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Thursday, August 6, 2020
Thelma Mejía and Danilo Valladares
GUATEMALA CITY, Jun 3 2010 (IPS) - Guatemala, El Salvador and Honduras, which form the so-called Central American Northern Triangle, have many weak points when it comes to natural disasters. The were exposed once again this week by tropical storm Agatha, which claimed nearly 200 lives and left millions of dollars in infrastructural damage.
The combination of poverty and the lack of land-use regulation resulted in another regional catastrophe that hit the poorest the hardest. Many live on unstable hillsides or riverbanks — zones that were already labelled “high risk” to the effects of heavy rains or earthquakes.
According to initial figures from the three countries, 156 people died in Guatemala, 18 in Honduras and 11 in El Salvador as a result of Agatha.
In Guatemala, the storm, which had dissipated by May 30, damaged more than 24,000 homes, affecting more than 400,000 people. The search continues for some 100 people who disappeared in floods or landslides.
States of emergency were declared in both Honduras and El Salvador, with at least 30,000 people left homeless.
José Escribá, of the Guatemalan Geological Society, says the lack of effective land-use regulation is the main cause of this latest disaster.
He believes that this region — which faces natural threats from hurricanes, earthquakes and volcanic activity — needs strict policies that demarcate areas for housing, industry, forests and other natural areas. Governments also should relocate the poorest families to safer areas, because most lack the means to do so themselves, he said.
Guatemala, with a population of about 13 million, is one of Latin America’s poorest countries. Half of its people live below the poverty line, while 17 percent are considered indigent, according to the United Nations.
Walter Wintzer, head of preparedness and response at the Coordination Centre for Natural Disaster Prevention in Central America, told IPS that poverty is a determining factor in a catastrophe.
“Someone who doesn’t have the money to buy land in a safe place will settle on a hillside,” he said, adding that no country in Central American has effective land-use laws to prevent this from occurring.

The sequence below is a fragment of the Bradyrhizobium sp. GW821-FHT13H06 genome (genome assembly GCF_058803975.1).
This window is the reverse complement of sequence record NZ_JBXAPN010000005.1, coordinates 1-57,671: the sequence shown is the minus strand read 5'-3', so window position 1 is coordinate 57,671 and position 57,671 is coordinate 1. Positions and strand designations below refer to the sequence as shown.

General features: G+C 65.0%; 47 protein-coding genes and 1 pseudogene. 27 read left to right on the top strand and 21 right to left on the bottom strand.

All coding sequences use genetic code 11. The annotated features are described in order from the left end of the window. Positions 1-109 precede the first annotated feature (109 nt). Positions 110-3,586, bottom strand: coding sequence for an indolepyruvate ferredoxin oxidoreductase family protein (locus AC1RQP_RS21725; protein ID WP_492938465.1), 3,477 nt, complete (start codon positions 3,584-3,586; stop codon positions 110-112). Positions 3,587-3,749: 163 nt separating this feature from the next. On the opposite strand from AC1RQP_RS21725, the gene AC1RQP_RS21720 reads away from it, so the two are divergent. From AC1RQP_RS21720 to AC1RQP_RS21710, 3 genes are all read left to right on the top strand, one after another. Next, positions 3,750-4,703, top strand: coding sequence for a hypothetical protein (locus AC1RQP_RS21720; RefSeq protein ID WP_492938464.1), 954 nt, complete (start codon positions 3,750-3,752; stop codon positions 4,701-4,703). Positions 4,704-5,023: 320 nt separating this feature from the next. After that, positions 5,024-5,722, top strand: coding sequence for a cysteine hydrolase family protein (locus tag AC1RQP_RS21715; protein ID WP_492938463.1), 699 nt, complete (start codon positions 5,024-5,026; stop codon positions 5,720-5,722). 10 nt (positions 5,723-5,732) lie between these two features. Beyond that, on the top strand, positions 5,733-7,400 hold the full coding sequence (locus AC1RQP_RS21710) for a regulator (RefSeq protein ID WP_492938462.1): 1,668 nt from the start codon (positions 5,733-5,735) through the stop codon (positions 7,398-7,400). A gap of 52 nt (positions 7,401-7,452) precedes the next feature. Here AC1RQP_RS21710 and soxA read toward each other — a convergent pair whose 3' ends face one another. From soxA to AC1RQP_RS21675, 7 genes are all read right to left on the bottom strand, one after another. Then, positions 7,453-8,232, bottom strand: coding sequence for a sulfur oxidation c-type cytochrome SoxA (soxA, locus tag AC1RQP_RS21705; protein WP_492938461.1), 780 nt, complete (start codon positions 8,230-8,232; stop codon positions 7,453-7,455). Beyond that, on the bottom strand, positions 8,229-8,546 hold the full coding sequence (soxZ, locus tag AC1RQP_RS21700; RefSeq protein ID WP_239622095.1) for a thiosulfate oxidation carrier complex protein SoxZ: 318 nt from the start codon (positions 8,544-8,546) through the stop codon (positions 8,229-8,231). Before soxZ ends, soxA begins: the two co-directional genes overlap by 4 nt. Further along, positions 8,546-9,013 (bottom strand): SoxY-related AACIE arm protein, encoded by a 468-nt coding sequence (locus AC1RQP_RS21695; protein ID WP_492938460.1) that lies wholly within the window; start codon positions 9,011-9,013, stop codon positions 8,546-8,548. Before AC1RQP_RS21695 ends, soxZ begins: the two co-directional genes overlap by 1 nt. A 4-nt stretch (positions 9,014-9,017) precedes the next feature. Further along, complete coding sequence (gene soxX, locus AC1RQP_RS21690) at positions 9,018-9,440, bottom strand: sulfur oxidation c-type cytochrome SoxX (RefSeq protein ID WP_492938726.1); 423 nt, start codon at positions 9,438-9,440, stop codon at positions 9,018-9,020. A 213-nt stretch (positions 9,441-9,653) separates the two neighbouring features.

Wintzer noted three fundamental aspects for preventing and mitigating natural disasters, but stressed that resources are also essential for dealing with the emergencies when they happen.
In addition to standardised land-use policies for house construction, he believes it is important to begin formal training in primary and secondary schools so the region’s children and young people have greater awareness about disaster prevention.
Thirdly, he said, a political commitment is needed from governments to apply the laws and use the information they already have on risk mitigation.
The Coordination Centre for Natural Disaster Prevention in Central America is an inter-governmental regional body that belongs to the Central American Integration System.
Agatha has caused additional problems for the people of the Northern Triangle. The heavy rains washed away crops, driving up prices for vegetables and basic grains, which will worsen the area’s food crisis, warn UN agencies.
Tegucigalpa Mayor Ricardo Álvarez told IPS that many lives had been saved. However, he acknowledged, “since Hurricane Mitch (in 1998), the Honduran capital — one of the areas hit hardest — was still extremely vulnerable.”
Hurricane Mitch claimed more than 10,000 lives, while the 2005 tropical storm Stan left several hundred dead, not to mention the millions of people in the region who lost their homes and belongings.
Carlos Sabillón, a natural disaster expert in Honduras, said the Central American countries need to prepare joint regional strategies for prevention and mitigation. He expressed particular concern because the hurricane season — Jun. 1 to Nov. 30 in the Atlantic, May 15 to Nov. 30 in the Pacific – – is just getting under way.
The region’s fragility in the face of hurricanes was made clear by the destruction of Mitch 12 years ago, he said.
Agatha caused serious damage to infrastructure in the three countries, the result of landslides and flooding.
Guatemala suffered a double blow from nature in the last week, with the May 27 eruption of the Pacaya volcano, south of the capital. One journalist was killed and Tegucigalpa was covered in ash. The airport was shut down until Tuesday.
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